An unflinching portrayal of slavery

12 Years A Slave 2
UNDERSTATED BRILLIANCE: Chiwetel Ejiofor perfectly portrays the dignified Northup who is tricked into slavery. (Photo:

12 Years a Slave is an unflinching portrayal of the tribulations African Americans underwent during the time of slavery. Based on the 1853 memoir of the same name, British director Steve McQueen does an excellent job at doing what many movies these days fail to do – educate, elevate and affect the viewer by painting a raw, unbridled depiction of that dark period in US history.

The story follows Solomon Northup (Chiwetel Ejiofor), a learned violin virtuoso and freeborn African American living in New York with his family. Enticed by the prospect of making a quick buck as a musician in a circus, he follows the two men who offered him the job to Washington DC. There he is kidnapped and shipped off to the South where he is sold into slavery.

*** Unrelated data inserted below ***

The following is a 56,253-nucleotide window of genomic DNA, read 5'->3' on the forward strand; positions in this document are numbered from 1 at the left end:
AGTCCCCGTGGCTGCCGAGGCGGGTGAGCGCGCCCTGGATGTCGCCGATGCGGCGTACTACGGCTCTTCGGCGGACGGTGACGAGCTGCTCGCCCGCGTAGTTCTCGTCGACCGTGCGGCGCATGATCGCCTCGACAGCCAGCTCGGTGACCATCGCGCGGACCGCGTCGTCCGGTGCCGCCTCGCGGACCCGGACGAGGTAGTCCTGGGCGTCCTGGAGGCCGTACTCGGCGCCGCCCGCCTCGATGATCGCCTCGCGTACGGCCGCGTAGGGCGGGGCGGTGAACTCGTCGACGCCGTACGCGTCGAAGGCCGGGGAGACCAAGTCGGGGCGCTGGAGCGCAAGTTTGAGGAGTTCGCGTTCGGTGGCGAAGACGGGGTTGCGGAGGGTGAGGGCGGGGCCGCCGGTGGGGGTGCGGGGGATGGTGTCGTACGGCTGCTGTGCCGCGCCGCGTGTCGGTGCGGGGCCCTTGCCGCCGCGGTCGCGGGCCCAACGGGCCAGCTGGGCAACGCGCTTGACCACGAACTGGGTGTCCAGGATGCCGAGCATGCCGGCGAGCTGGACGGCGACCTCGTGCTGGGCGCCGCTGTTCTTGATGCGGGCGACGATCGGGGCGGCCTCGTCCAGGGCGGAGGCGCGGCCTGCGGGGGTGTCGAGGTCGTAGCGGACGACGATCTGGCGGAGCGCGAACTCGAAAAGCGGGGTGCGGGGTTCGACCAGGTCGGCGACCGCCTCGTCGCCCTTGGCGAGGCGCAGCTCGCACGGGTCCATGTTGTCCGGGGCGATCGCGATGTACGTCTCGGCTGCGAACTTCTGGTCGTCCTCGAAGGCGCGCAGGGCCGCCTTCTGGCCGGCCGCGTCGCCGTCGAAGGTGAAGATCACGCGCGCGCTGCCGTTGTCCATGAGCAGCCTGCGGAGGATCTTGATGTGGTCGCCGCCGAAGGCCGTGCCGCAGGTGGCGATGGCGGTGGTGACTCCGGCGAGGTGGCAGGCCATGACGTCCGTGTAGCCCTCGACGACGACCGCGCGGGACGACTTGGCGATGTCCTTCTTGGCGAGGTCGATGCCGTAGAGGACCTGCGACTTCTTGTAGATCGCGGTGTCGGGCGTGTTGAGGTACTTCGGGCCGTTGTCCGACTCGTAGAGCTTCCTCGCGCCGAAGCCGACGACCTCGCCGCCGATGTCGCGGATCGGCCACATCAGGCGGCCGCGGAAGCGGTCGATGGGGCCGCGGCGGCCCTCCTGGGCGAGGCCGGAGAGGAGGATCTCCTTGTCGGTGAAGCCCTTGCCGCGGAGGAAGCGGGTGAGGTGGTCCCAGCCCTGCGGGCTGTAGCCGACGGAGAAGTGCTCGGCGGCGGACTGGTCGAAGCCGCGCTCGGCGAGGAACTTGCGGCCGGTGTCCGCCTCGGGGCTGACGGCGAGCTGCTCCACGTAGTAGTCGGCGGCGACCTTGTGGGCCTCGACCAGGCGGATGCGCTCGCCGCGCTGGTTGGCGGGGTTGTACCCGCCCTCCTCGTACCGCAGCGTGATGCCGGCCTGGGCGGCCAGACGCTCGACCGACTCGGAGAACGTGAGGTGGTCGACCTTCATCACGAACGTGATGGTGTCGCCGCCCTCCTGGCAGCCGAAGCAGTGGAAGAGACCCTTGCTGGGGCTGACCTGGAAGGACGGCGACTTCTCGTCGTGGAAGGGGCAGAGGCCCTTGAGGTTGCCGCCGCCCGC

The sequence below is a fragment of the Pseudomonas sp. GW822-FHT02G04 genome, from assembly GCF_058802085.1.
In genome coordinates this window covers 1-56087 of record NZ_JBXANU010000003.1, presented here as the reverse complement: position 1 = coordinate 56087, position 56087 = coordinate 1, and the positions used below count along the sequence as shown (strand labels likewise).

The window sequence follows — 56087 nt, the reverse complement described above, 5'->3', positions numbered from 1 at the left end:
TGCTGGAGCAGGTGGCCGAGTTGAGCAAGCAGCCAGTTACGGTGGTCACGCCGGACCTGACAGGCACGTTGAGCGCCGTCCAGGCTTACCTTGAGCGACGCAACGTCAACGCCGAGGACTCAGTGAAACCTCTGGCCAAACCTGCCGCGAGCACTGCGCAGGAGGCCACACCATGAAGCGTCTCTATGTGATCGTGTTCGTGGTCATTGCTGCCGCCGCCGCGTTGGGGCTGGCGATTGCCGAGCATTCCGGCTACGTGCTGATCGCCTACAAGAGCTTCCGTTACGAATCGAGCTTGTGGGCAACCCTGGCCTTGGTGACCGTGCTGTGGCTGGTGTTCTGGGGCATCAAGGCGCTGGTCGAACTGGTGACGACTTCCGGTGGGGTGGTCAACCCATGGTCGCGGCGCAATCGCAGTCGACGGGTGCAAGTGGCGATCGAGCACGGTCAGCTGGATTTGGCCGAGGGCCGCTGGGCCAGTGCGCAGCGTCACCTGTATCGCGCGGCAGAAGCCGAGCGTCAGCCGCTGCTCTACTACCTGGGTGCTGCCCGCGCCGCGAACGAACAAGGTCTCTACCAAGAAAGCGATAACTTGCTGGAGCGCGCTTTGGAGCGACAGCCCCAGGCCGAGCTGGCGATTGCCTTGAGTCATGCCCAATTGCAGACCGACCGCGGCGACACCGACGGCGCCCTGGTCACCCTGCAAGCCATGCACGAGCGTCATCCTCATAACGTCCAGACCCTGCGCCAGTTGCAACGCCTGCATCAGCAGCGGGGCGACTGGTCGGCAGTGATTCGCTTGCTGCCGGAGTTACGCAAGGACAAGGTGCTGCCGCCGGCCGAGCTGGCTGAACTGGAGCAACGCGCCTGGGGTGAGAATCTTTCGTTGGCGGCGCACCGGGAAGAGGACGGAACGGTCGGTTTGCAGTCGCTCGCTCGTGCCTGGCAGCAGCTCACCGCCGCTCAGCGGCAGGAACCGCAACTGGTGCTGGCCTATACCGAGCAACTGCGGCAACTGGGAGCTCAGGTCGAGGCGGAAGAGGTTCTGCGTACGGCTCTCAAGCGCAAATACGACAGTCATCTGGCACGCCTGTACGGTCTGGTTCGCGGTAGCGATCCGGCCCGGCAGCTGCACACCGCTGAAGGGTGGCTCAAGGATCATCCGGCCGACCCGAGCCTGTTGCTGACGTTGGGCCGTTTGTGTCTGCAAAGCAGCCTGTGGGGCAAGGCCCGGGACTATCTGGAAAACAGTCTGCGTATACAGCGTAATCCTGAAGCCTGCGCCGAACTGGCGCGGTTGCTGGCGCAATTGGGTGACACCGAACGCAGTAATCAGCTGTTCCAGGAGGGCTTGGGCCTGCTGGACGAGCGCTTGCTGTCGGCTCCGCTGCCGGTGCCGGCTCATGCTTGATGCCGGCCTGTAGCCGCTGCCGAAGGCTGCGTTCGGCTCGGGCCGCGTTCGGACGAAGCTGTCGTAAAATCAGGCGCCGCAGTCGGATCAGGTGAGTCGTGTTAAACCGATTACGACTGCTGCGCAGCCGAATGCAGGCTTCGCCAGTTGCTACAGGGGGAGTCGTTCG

Stripped of his dignity and renamed Platt, he is then bought by plantation owner Ford (Benedict Cumberbatch), who, unlike other slaver owners, is kind. As a result of Northup overstepping his boundaries, he is resold to cotton plantation owner Epps (Michael Fassbender), a malevolent and maniacal drunk who is known to other slave owners as “nigger breaker” for his ability to subdue slaves. Here, Northup, amongst others, are put to work picking cotton at the crack of a whip.

It is here where Northup’s turmoil is most apparent; we see his fleeting hopes lifted and dipped just as quickly.

In true McQueen fashion, he expertly and viscerally portrays the sufferings and unfairness slaves underwent with his signature style – the unblinking gaze and the long shots – which was also used in Hunger (2008).

The cast is phenomenal, but the outright show-stealer is, without a doubt, Ejiofor. His portrayal of Northup is understated but breathtaking – from the tightening of his jaw to the desperation in his eyes.

Apart from it being a forerunner in the upcoming awards season, 12 Years a Slave is a definite must watch. It will make you feel emotions from hate to love, and above all, make you understand the power of film.

Rating: 4.5/5 stars